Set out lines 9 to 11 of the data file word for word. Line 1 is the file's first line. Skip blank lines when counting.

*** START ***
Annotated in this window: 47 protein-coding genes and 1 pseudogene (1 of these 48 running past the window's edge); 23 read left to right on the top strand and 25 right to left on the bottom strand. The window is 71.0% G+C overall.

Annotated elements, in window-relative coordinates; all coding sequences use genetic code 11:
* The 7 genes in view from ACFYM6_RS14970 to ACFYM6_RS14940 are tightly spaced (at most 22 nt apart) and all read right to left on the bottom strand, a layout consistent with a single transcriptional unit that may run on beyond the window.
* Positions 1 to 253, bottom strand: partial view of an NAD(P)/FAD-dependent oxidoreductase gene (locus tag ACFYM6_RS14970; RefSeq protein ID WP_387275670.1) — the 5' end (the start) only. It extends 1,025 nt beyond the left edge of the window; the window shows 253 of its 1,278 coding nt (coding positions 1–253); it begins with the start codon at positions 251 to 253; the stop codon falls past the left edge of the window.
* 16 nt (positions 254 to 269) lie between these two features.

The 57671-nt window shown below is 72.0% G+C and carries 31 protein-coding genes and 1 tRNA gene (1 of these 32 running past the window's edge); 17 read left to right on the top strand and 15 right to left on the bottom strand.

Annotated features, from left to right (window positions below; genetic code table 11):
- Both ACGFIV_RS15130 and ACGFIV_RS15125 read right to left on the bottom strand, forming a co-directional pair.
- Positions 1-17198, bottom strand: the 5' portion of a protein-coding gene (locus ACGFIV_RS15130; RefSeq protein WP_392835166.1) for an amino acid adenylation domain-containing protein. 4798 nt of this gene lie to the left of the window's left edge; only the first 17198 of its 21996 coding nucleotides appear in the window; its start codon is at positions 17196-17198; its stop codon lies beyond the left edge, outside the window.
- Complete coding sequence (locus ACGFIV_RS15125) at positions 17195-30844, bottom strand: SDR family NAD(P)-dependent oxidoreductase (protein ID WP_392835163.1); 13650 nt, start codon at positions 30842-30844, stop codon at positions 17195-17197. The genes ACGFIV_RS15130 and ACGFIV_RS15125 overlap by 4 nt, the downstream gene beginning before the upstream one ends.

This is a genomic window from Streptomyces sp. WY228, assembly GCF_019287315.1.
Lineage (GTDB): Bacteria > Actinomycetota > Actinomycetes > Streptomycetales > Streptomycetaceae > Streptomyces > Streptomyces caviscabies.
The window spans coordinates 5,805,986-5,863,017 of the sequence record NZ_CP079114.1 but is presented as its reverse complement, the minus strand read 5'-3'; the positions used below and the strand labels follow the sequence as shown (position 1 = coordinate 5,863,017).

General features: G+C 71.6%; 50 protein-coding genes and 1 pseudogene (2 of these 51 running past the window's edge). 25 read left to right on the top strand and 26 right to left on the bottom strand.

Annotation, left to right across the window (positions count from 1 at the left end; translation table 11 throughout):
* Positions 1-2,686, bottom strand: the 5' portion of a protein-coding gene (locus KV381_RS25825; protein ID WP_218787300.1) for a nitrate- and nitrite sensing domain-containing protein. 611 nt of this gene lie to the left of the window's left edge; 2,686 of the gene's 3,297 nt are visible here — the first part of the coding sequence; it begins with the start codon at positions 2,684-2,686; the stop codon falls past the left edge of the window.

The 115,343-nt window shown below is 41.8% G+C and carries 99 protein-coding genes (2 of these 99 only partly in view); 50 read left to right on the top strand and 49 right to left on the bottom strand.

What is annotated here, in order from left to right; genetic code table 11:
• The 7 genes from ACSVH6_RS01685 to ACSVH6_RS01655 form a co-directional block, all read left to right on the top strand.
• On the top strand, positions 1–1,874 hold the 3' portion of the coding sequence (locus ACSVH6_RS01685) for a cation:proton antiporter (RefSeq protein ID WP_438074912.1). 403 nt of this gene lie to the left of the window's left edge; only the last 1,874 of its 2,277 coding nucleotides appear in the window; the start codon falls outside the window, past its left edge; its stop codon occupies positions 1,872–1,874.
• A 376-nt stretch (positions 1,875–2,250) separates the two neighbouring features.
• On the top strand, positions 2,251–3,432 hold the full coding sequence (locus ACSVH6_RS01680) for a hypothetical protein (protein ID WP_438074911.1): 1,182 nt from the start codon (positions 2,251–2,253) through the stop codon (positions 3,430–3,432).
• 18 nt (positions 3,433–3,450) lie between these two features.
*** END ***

- Positions 1-17198, bottom strand: the 5' portion of a protein-coding gene (locus ACGFIV_RS15130; RefSeq protein WP_392835166.1) for an amino acid adenylation domain-containing protein. 4798 nt of this gene lie to the left of the window's left edge; only the first 17198 of its 21996 coding nucleotides appear in the window; its start codon is at positions 17196-17198; its stop codon lies beyond the left edge, outside the window.
- Complete coding sequence (locus ACGFIV_RS15125) at positions 17195-30844, bottom strand: SDR family NAD(P)-dependent oxidoreductase (protein ID WP_392835163.1); 13650 nt, start codon at positions 30842-30844, stop codon at positions 17195-17197. The genes ACGFIV_RS15130 and ACGFIV_RS15125 overlap by 4 nt, the downstream gene beginning before the upstream one ends.

This is a genomic window from Streptomyces sp. WY228, assembly GCF_019287315.1.